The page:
The Girl, the unnamed narrator, daughter of poor, rural Minnesotans. She makes her way to the twin cities, “Sodom and Gomorrah,” as her mother calls them, and finds work in a speakeasy called the German Village. There, she falls in love with Butch. They become involved in a bank robbery that results in Butch’s death. The Girl, who is pregnant, returns to her women friends who live in a warehouse in St. Paul and help each other through collectives and by pooling their resources. She gives birth to a daughter.
Clara, a prostitute. Frail and loving, she befriends the Girl, who is unacquainted with the city. Clara is full of hope and imparts optimism to the Girl as they walk the bitter winter streets of St. Paul. Ironically, Clara, who knows the streets, is a dreamer of dreams derived from magazines or films, and all the time she is showing the Girl how to survive, she is dying. She dies as the Girl gives birth to a daughter named Clara.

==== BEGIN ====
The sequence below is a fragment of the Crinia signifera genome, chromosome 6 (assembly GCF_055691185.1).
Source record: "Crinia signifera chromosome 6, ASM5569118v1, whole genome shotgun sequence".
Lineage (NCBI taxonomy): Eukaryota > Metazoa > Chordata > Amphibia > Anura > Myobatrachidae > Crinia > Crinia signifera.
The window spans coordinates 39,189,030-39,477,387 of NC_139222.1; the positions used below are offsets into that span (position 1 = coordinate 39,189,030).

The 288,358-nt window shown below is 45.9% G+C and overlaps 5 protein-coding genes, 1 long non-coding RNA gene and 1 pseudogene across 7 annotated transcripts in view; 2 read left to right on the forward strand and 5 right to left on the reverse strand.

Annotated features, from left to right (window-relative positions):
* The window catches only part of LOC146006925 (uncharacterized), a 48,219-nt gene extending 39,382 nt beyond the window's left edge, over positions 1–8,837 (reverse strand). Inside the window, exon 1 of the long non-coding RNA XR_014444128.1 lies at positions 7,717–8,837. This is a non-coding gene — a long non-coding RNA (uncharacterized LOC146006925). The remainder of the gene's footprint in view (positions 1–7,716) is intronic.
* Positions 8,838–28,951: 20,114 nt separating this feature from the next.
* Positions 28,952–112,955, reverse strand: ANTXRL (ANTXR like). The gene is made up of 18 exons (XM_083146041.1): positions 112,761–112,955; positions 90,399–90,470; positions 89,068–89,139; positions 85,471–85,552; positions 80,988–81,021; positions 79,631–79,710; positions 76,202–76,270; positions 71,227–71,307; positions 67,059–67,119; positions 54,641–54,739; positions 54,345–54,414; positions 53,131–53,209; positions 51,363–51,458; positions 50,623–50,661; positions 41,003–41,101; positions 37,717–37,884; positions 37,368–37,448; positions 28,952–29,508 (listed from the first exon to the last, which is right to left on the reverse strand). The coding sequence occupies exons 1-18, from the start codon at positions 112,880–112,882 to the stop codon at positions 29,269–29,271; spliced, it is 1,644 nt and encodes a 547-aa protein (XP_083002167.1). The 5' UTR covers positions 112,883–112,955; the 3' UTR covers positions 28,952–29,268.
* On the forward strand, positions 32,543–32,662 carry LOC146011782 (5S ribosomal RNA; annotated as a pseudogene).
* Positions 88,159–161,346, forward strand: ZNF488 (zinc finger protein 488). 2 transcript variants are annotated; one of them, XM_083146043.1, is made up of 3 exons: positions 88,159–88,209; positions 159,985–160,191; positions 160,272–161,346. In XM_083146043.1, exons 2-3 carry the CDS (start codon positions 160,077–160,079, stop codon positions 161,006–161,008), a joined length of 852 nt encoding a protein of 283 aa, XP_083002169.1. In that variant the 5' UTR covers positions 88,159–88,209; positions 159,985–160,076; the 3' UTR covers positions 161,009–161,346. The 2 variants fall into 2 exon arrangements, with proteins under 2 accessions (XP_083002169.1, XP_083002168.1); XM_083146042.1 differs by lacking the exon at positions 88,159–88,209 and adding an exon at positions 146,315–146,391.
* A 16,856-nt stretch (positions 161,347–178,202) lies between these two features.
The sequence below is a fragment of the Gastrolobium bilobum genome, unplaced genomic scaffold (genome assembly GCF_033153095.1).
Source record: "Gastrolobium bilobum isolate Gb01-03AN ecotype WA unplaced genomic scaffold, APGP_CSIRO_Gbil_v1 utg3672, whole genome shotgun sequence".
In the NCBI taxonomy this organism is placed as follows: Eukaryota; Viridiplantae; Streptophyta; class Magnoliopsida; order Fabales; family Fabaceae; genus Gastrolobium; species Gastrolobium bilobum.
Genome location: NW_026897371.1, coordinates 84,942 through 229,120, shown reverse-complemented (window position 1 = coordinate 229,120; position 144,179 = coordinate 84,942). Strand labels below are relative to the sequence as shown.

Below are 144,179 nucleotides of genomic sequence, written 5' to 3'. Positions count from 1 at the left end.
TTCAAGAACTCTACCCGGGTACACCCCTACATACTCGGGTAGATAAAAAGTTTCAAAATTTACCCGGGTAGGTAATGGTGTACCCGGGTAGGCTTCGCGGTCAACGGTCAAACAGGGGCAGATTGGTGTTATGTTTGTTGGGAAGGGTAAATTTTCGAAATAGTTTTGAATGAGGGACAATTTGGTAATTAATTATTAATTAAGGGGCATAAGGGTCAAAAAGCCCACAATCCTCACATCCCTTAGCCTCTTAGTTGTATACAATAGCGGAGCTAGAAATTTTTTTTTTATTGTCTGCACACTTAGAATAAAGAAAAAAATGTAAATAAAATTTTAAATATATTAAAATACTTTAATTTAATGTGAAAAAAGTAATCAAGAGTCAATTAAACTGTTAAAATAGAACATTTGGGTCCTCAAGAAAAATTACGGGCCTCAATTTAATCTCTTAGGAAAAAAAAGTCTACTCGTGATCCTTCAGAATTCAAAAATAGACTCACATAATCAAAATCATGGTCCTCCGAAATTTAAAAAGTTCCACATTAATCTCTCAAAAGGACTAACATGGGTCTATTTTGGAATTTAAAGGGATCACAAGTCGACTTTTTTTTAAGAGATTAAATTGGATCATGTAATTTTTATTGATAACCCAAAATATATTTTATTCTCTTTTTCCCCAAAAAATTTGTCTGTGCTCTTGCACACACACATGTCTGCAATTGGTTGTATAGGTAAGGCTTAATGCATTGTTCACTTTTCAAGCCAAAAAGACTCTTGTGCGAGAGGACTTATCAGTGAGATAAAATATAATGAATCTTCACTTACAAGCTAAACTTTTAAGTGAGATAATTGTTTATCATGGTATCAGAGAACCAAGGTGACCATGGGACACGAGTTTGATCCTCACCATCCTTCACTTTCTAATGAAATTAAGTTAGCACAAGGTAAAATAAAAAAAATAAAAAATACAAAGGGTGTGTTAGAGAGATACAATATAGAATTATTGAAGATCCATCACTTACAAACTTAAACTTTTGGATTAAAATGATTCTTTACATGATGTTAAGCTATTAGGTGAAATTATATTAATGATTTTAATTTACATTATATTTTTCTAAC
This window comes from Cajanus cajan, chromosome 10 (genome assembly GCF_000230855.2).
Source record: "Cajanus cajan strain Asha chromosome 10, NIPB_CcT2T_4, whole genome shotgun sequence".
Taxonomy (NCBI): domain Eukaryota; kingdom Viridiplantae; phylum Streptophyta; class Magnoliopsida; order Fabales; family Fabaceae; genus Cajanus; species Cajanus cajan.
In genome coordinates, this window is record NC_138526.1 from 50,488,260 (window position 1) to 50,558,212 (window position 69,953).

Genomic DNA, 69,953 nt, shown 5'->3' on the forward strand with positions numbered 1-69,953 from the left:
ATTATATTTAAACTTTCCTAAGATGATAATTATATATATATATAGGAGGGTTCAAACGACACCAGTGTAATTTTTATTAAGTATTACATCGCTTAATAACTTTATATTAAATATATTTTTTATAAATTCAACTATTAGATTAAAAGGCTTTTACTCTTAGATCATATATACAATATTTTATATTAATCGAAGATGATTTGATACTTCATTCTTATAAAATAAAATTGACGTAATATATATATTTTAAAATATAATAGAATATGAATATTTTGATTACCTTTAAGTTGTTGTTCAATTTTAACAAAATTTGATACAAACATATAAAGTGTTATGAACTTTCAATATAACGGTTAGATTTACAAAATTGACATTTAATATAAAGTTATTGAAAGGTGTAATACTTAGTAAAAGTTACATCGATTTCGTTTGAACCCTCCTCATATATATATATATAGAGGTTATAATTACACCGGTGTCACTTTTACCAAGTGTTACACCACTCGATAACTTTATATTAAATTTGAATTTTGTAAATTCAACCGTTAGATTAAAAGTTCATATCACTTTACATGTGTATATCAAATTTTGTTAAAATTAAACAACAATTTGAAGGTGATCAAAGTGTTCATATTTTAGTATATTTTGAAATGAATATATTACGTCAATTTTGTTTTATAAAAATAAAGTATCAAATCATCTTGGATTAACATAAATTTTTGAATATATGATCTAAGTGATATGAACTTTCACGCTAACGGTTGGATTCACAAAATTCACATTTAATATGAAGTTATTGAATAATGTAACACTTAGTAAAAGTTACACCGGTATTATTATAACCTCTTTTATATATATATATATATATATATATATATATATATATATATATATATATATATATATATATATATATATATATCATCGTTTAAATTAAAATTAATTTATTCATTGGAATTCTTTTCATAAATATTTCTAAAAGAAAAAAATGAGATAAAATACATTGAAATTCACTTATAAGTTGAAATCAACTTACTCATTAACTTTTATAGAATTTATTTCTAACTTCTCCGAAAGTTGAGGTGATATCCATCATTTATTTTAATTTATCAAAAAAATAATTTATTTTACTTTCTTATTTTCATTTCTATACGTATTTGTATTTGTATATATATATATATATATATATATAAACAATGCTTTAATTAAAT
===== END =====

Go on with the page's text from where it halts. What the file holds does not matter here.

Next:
Butch, a man with a dream. He wants to own a gas station, and he wants to love the Girl and to have a family. All of his dreams are thwarted because he cannot find work. His brother Bill is killed for “scabbing” during a strike, and in desperation, he goes along with Ganz, who plans to rob a bank. The plan is a fiasco. Butch is shot but escapes long enough to die in the arms of the Girl.
(The entire section is 486 words.)